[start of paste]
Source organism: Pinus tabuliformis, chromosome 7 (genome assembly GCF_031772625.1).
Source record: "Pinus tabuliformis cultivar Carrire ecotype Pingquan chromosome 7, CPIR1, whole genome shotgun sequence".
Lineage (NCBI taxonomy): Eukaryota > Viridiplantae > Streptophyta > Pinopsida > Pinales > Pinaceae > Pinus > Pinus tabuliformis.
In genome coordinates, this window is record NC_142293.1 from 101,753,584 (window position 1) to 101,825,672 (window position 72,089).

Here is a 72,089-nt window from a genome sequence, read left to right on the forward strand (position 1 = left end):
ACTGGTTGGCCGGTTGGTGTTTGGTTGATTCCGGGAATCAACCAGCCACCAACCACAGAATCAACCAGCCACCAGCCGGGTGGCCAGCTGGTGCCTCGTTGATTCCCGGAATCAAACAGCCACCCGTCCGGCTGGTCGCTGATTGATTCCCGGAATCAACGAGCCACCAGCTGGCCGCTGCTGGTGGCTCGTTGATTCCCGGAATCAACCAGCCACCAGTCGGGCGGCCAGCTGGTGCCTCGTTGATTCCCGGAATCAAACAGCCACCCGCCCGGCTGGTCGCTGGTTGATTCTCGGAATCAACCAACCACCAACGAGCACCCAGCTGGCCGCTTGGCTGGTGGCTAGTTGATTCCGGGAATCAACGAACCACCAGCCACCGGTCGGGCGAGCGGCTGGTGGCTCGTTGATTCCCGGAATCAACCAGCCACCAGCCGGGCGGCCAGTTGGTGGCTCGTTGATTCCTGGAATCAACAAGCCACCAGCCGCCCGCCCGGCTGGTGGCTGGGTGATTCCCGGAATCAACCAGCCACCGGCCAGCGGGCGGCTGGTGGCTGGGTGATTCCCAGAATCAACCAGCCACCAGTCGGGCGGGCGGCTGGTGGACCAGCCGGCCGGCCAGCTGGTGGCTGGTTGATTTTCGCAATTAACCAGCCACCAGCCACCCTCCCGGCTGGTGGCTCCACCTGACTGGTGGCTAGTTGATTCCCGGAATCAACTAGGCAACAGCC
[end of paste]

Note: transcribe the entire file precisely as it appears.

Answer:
Source organism: Pinus tabuliformis, chromosome 7 (genome assembly GCF_031772625.1).
Source record: "Pinus tabuliformis cultivar Carrire ecotype Pingquan chromosome 7, CPIR1, whole genome shotgun sequence".
Lineage (NCBI taxonomy): Eukaryota > Viridiplantae > Streptophyta > Pinopsida > Pinales > Pinaceae > Pinus > Pinus tabuliformis.
In genome coordinates, this window is record NC_142293.1 from 101,753,584 (window position 1) to 101,825,672 (window position 72,089).

Here is a 72,089-nt window from a genome sequence, read left to right on the forward strand (position 1 = left end):
ACTGGTTGGCCGGTTGGTGTTTGGTTGATTCCGGGAATCAACCAGCCACCAACCACAGAATCAACCAGCCACCAGCCGGGTGGCCAGCTGGTGCCTCGTTGATTCCCGGAATCAAACAGCCACCCGTCCGGCTGGTCGCTGATTGATTCCCGGAATCAACGAGCCACCAGCTGGCCGCTGCTGGTGGCTCGTTGATTCCCGGAATCAACCAGCCACCAGTCGGGCGGCCAGCTGGTGCCTCGTTGATTCCCGGAATCAAACAGCCACCCGCCCGGCTGGTCGCTGGTTGATTCTCGGAATCAACCAACCACCAACGAGCACCCAGCTGGCCGCTTGGCTGGTGGCTAGTTGATTCCGGGAATCAACGAACCACCAGCCACCGGTCGGGCGAGCGGCTGGTGGCTCGTTGATTCCCGGAATCAACCAGCCACCAGCCGGGCGGCCAGTTGGTGGCTCGTTGATTCCTGGAATCAACAAGCCACCAGCCGCCCGCCCGGCTGGTGGCTGGGTGATTCCCGGAATCAACCAGCCACCGGCCAGCGGGCGGCTGGTGGCTGGGTGATTCCCAGAATCAACCAGCCACCAGTCGGGCGGGCGGCTGGTGGACCAGCCGGCCGGCCAGCTGGTGGCTGGTTGATTTTCGCAATTAACCAGCCACCAGCCACCCTCCCGGCTGGTGGCTCCACCTGACTGGTGGCTAGTTGATTCCCGGAATCAACTAGGCAACAGCC